Microsoft Announces Adoption of XML for Default File Formats in 'Office 12'
Microsoft "Office 12" XML File Formats to Give Customers Improved Data Interoperability and Dramatically Smaller File Sizes
Developers and IT Professionals Attending Tech-Ed Conference Next Week Will Get First View of New Way to Develop Integrated Office-based Solutions
Redmond, Washington, USA. June 01, 2005.
In a move to bring new levels of data interoperability to its customers and new market opportunities to technology providers throughout the industry, Microsoft Corp. today announced that it is adopting industry-standard Extensible Markup Language (XML) technology for the default file formats in the next version of Microsoft Office editions, currently code-named "Office 12."
The new file formats, called Microsoft Office Open XML Formats, will become the defaults for the "Office 12" versions of Microsoft Office Word, Excel and PowerPoint, which are expected to be released in the second half of 2006. To ensure that developers, partners and IT professionals have the tools and information they need to deliver Office-based solutions using the new file formats, Microsoft will begin discussing details about the new XML file formats at the Microsoft Tech-Ed 2005 Conference next week in Orlando, Fla.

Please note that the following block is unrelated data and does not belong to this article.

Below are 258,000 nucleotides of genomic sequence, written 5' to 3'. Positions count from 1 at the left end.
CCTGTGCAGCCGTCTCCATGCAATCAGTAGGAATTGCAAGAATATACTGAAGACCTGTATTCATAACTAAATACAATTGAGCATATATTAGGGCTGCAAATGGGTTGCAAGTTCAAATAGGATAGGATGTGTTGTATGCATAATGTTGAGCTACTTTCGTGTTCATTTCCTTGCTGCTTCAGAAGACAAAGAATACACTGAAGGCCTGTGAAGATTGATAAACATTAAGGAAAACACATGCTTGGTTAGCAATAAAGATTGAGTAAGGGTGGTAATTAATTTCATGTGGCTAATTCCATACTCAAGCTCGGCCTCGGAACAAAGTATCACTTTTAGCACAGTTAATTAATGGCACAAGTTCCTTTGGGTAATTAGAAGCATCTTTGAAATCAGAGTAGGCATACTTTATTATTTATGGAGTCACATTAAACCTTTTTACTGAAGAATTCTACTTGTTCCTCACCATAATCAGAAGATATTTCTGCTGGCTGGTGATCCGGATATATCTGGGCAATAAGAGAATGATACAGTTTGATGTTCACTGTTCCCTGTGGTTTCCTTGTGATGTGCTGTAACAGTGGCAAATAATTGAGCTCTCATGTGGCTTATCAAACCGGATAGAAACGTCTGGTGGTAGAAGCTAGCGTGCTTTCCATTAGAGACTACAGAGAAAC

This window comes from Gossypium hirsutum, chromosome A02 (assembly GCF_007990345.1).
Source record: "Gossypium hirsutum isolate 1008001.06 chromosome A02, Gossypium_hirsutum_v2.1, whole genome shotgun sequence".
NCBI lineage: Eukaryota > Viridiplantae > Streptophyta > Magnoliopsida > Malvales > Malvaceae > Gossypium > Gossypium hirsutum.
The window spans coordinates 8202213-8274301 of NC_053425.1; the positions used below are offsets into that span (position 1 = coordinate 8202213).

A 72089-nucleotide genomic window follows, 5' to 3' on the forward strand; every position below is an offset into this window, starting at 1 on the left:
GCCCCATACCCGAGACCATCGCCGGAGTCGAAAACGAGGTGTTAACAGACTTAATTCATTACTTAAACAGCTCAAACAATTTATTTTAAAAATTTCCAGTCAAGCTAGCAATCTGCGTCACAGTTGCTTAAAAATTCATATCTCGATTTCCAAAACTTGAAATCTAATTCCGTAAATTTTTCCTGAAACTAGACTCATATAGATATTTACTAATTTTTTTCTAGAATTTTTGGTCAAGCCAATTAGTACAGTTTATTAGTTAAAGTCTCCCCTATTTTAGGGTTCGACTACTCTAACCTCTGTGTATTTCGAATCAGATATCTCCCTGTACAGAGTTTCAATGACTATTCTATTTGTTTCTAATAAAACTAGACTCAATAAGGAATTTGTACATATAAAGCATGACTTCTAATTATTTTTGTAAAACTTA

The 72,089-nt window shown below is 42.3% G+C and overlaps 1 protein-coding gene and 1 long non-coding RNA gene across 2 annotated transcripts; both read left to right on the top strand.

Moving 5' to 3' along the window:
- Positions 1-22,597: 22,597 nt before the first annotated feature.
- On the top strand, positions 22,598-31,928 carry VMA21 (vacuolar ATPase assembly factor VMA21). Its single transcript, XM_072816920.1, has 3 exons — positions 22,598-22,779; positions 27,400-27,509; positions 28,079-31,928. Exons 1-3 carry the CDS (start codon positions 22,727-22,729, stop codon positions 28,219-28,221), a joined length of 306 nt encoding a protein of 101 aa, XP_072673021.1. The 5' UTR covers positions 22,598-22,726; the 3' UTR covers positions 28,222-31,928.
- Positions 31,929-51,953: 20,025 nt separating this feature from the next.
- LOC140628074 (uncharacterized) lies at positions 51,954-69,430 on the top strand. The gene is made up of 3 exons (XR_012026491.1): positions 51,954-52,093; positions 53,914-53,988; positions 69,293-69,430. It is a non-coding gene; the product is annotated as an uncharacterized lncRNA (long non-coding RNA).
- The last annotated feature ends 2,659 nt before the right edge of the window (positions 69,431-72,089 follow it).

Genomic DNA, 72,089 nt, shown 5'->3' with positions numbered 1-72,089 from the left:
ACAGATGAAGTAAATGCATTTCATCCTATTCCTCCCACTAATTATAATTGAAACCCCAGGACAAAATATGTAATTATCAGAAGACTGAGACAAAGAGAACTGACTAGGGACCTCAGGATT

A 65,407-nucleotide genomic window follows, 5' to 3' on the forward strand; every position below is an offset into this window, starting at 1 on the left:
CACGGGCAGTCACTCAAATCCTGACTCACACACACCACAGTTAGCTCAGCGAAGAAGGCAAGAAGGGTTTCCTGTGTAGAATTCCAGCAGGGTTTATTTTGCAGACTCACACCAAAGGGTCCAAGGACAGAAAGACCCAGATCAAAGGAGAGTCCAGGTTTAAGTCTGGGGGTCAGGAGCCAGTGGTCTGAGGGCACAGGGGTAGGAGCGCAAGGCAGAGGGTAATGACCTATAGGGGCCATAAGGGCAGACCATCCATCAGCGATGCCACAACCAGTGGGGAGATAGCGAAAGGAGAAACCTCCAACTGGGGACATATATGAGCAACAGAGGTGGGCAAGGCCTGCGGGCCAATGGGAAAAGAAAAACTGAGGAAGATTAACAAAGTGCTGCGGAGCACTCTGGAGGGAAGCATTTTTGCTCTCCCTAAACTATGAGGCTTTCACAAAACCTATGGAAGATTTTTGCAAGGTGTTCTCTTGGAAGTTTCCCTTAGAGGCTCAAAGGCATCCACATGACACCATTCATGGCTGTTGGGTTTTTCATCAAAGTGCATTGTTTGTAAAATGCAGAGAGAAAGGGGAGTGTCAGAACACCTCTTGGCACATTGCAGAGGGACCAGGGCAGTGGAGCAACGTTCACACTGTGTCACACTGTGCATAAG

Sessions on the Office Open XML Formats at the show will cover the benefits of the new file formats, including smoother data interoperability, better security, improved error recovery and dramatically reduced file sizes. Show sessions also will outline the kinds of comprehensive training and support Microsoft will offer IT professionals for the new formats.
"Microsoft Office Open XML Formats have the potential to make a hugely positive impact on workers' effectiveness and productivity without requiring a minute of additional training," said Steven Sinofsky, senior vice president of Office at Microsoft. "Customers have asked us for improved file and data management; improved interoperability; and open, royalty-free, published file format specifications — without sacrificing backward compatibility. We're confident that by adopting XML-based default file formats, we are delivering the tools that will help IT professionals address these challenges, while enabling developers to integrate Office even further into their customized solutions."
Building on XML Momentum
Although today's announcement marks its strongest use yet of XML in Office, Microsoft has supported the industry standard in its productivity technology since Office 2000, when the company introduced XML within the HTML file formats supported by Word, Excel and PowerPoint. It has steadily broadened that support in Office XP and Office 2003 and with the introduction of Microsoft Office InfoPath 2003.